by Jonathan R. Carr - copyright 2018
It's such a hard decision. I've been mulling it over for weeks — months — weighing all the arguments, but I just can't bring myself to do it. It seems so cruel. Would she know that I was only acting out of love? would she know that I would rather live with her memory than see her suffer so?
But what right do I have to decide whether she lives or dies? She's God's creature. He should judge when her time has come; not me.
She's been here longer than I have. She was sitting on the porch the day I arrived, acting as if she owned the place, and I didn't argue. She sauntered right in, curled up on the sofa, and made herself at home. We've been together ever since; an old woman and a cat, passing the days in quiet contentment.
She used to be so pretty; bright blue eyes and such soft, silky grey hair. I decided to call her Silky, and if she had another name, she didn't seem to mind. She washed herself every day until she gleamed, and I loved the soft feel of her against my cheek as we lay curled up on the sofa each night; she with her yarn and I watching the flames lap at the logs in the fireplace.
Time passed so easily that I hardly noticed the stiffness creeping into her walk and the white film edging into her eyes, but they were there, slowly turning each day from an adventure to a struggle.
Now the poor thing can hardly make it up the porch steps when she comes in from doing her business, and she often gets sick and throws up on the floor. Sometimes she even soils the bed. Her silky grey hair is now matted and dull, and little clumps are falling out here and there. I know her teeth must hurt her terribly, for she barely touches her food and her ribs are painfully clear.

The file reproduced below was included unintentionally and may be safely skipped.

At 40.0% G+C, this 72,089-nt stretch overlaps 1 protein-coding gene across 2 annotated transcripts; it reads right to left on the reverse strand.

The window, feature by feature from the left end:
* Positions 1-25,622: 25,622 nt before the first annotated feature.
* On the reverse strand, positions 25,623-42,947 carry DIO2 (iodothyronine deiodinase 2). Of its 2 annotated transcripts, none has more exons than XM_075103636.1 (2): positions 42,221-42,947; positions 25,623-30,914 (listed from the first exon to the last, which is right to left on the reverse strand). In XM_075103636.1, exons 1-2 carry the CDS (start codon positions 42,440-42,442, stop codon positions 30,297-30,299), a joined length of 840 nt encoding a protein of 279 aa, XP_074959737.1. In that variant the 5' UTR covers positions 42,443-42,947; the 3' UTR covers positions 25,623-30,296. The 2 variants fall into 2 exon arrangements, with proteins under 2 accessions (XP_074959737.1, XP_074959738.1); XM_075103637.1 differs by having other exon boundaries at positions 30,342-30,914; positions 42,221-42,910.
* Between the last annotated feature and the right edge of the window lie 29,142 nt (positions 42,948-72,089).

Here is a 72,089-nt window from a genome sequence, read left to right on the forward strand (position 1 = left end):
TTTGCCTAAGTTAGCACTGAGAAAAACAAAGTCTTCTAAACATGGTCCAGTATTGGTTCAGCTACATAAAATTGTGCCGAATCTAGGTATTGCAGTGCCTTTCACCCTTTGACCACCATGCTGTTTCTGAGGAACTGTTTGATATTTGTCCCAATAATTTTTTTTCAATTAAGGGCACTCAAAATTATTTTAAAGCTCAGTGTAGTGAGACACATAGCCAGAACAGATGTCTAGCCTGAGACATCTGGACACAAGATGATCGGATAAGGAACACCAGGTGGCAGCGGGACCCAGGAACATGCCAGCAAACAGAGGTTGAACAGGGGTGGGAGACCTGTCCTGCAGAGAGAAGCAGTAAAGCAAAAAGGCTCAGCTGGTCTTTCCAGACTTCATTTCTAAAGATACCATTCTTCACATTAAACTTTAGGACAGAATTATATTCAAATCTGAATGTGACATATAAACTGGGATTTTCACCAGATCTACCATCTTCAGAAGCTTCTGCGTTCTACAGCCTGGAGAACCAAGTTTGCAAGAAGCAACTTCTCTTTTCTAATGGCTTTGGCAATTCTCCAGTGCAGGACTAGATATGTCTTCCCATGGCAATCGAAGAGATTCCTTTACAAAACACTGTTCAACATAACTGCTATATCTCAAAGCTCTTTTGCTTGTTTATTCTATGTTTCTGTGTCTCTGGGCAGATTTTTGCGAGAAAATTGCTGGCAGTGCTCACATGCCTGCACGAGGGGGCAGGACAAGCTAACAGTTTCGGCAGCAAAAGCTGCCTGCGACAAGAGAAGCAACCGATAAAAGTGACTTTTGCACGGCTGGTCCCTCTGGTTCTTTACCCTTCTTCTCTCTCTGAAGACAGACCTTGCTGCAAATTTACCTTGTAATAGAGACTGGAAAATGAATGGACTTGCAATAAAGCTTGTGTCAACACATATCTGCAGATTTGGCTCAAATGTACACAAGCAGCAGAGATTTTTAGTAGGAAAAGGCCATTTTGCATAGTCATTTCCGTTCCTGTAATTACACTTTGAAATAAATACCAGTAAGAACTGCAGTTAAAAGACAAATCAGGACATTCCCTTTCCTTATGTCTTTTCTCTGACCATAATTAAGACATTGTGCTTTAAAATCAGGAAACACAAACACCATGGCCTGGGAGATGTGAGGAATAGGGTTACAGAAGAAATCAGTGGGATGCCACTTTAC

She has her good days, though; days when she seems to take an interest in the world passing outside the window, days when she seems almost to understand what I am trying to tell her. But they are outnumbered more and more by the days when she does little more than sit by the window and sleep, her ball of yarn forgotten at her side.
It's selfish, really, wanting to keep her here with me. I look into her rheumy, faded grey eyes, and I almost think I feel her pleading with me to help end the pain, but I can't. I don't want to be alone. When she is gone, I'll have no one, and that is more horrible than living with soiled bedding and vomit on the floor.
But as I reassure myself with all the rational arguments for my cowardice, one thought - more compelling than all the rest - refuses to be silenced. A thought expressed in one word.
Are we not entitled to end our life in the same manner in which we led it? If we choose to die before becoming a pitiable shell, is it not our right? The right of all creatures?
And even as she struggles up the stairs each night to our bed, refusing to relinquish her last illusions of independence, so should she be allowed the integrity of a dignified death.
It's decided, then. But how to help her? There aren't many options available. It has to be quick and as painless as possible, and plausible. I wouldn't want any lingering questions.
The stairs. She'll be getting up soon and coming downstairs for her breakfast. A fall down the stairs would work. What else can I do? I love her.
And after they've taken her body away, I'll be alone, but not for long. I'll miss her terribly, and it won't be the same, but I'm sure someone else will let me live with them.
After all, who could resist an orphaned cat?
Story entries for the January - February 2018 Sixpenceee Story Contest can be found here. Simply submit a story to enter. Stories don't necessarily have to be creepy, for example, thought provoking stories or stories with a twist are definitely acceptable.
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